8. Over the last few years, India has been on an all-time high when it comes to its indigenous productions and successes. The Indian Space Research Organization (ISRO) has a myriad of achievements to its credit, and a large number of them have made India proud across the globe. Yet again, the organisation has scripted history by successfully launching a satellite which will reportedly also double up as a counter-terrorism tool and help track terrorist movements, amongst a lot of other things. ð®ð³ #ISROMissions ð®ð³#PSLVC46 successfully injects #RISAT2B into Low Earth Orbit. Here's the view of #RISAT2B separation captured by our onboard camera Our updates will continue. pic.twitter.com/WUTBdNH2XJ — ISRO (@isro) May 22, 2019 Named RISAT-2B, which is short for Radar Imaging Satellite-2B, it is a super surveillance satellite which was launched from the Satish Dhawan Space Centre in Sriharikota. Weighing 615kgs, the satellite will also play an important role in the field of agriculture, forestry and disaster management support. ð®ð³ #ISROMissions ð®ð³ For those who missed watching the launch live, take a look at the majestic lift-off of #PSLVC46! Mission accomplished successfully! pic.twitter.com/Nec1XkQ7bt — ISRO (@isro) May 22, 2019 ISRO Chairman, K Sivan told the media that, "This is a very, very important mission for India. It is an excellent satellite with hi-fi earth observation (capabilities).” An HT report also suggested that the RISAT-2B, with its synthetic aperture radar, can observe Earth and the Indian borders all the time all times, even on a cloudy day. (We suppose now PM Modi wouldn't have to worry about others trying to attack India under cloud cover. Hehe!) © Twitter The satellite will stay in orbit for the next five years, and take over the responsibilities carried by RISAT-2. RISAT-2 had been used to monitor and thwart infiltration by terrorists across the Indian subcontinent. Furthermore, this was the 72nd launch vehicle mission from Sriharikota and marks ISRO's third launch in 2019. People cannot stop lauding the organisations achievements: Congratulations team ISRO. #Incredible_India ð®ð³ — IRONY MAN (@karanku100) May 22, 2019 Proud to be an Indian... Congratulations ISRO. U make every Indian feel more proud in every achievement. #JaiHind #ISRO — Pavithraa (@pavithra_pc) May 22, 2019 It's a great honour to you team isro...... — Roushan Narayan (@roushan_narayan) May 22, 2019 Congratulations @isro - Indian Space Research Organisation for successfully launching the highly capable #RISAT2B satellite that will equip our armed forces to increase vigilance at our porous & vulnerable borders. #PSLVC46 #ISROMissions #ISRO #GajananSays — Gajanan Krishna Maharajð®ð³ (@GajananAstro) May 22, 2019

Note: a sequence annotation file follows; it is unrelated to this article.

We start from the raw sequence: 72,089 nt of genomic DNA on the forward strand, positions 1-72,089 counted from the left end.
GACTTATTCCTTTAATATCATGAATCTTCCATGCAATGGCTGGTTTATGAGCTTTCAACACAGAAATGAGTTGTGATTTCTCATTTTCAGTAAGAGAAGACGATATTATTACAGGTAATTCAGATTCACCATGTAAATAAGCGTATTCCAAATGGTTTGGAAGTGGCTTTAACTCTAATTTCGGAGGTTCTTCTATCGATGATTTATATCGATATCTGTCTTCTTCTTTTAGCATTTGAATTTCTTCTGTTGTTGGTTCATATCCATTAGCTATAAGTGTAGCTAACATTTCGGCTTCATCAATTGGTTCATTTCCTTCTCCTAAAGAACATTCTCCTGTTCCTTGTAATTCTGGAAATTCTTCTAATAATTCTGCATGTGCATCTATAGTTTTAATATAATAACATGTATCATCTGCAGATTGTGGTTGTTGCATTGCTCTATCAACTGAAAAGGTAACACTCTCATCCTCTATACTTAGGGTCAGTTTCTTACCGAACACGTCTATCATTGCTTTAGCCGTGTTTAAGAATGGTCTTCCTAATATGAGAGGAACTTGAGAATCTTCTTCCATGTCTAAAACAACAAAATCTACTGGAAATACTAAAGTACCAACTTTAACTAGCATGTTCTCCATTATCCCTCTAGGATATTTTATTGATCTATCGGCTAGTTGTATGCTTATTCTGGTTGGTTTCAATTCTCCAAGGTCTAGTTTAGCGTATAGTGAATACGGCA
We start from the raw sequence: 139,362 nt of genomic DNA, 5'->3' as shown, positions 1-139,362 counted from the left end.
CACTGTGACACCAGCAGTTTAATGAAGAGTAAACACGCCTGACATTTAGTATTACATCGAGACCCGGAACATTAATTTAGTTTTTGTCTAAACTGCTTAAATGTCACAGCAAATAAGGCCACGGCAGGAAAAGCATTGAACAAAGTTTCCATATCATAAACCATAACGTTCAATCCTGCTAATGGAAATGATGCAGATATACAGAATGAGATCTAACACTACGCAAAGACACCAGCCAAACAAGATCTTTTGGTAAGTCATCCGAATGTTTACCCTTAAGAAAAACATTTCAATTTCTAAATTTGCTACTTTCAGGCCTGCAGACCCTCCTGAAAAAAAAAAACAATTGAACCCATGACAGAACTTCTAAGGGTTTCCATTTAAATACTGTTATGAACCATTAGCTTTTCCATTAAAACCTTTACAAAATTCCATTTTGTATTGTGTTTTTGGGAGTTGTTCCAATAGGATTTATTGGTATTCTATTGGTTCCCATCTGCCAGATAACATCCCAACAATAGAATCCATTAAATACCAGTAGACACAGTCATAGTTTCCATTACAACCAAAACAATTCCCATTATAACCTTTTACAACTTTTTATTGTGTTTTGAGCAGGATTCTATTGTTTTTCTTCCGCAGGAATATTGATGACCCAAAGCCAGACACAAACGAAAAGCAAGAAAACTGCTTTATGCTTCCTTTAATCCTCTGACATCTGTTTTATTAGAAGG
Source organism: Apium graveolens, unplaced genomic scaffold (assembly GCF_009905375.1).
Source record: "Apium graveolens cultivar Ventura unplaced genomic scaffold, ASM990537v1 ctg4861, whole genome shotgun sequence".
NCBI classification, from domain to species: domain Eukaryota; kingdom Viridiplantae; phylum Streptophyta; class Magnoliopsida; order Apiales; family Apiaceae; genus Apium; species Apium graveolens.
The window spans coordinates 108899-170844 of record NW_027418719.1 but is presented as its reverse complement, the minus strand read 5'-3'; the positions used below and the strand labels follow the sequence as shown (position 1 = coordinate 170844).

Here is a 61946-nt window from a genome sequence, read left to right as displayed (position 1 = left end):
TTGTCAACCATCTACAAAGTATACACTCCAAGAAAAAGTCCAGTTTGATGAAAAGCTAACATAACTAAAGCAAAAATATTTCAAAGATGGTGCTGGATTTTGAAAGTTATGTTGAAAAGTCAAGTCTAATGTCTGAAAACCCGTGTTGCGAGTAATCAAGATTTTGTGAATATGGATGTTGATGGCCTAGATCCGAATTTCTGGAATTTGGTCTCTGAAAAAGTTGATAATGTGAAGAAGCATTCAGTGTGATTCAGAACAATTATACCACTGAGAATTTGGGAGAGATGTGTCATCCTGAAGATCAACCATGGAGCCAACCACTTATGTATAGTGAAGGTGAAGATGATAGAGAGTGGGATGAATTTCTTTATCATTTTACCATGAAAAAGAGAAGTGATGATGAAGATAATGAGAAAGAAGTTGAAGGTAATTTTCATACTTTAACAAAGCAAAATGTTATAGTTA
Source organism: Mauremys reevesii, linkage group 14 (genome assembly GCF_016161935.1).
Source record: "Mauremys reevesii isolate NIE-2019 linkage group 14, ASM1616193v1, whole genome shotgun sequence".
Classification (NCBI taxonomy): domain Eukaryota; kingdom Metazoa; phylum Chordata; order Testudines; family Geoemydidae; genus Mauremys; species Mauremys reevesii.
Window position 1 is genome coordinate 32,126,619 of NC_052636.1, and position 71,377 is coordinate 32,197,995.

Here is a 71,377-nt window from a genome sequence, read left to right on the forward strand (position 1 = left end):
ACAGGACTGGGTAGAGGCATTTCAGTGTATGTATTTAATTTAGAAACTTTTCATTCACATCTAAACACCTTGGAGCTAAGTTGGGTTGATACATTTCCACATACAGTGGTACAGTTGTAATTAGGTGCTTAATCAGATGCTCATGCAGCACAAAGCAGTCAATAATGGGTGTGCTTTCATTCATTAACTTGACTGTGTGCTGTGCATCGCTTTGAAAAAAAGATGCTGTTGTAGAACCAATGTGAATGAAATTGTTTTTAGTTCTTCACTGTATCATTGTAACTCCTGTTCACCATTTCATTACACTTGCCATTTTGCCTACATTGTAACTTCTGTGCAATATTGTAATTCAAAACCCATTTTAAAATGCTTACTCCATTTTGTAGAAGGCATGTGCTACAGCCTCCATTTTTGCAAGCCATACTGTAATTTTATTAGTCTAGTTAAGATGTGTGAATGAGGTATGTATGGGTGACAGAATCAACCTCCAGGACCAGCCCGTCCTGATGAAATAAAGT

9. In his much-hyped and anticipated address to the nation a couple of days back, Prime Minister Narendra Modi announced that India is now a space-power, as DRDO successfully destroyed a low earth orbit satellite in space using a missile. While the government claims that the ASAT test has provided 'credible deterrence' against the threats to the country's space-based assets, a former ISRO Satellite Communication Engineer thinks that this won't be effective at all. First of all, in case you don't know what the announcement was all about then here's PM Modi's address to the nation - Now, let's see what N Kalyan Raman, former ISRO Satellite Communication Engineer, who has worked with ISRO for over two decades thinks. According to him, India won't be able to knock out the satellites that are in the higher orbit with its missile. “Most of the countries' satellites are in the higher orbit, and even with this India won't be able to knock out those satellites,” he said. Kalyan noted that Mission Shakti doesn't quite add up in a war-like situation. In fact, he says there are a lot of other ways through which one can keep an eye on the enemies. He said, “In a war like situation, if a country wants to spy on its enemies there are various ways to do it-- for example, Google Earth. All you need is good resolution photos. Why do we even need this?” © ISRO Raman firmly believes that India's anti-satellite test was more a demonstration of its ballistic missile defence system, rather than its ability to challenge its adversaries in space. On the same lines, even Vipin Narang, an associate professor of political science at MIT, told the WIRED that India needs to balance things out if it's interested in getting into the anti-satellite deterrence game. He added that China can knock out all of India's satellites, but India can't really do the same.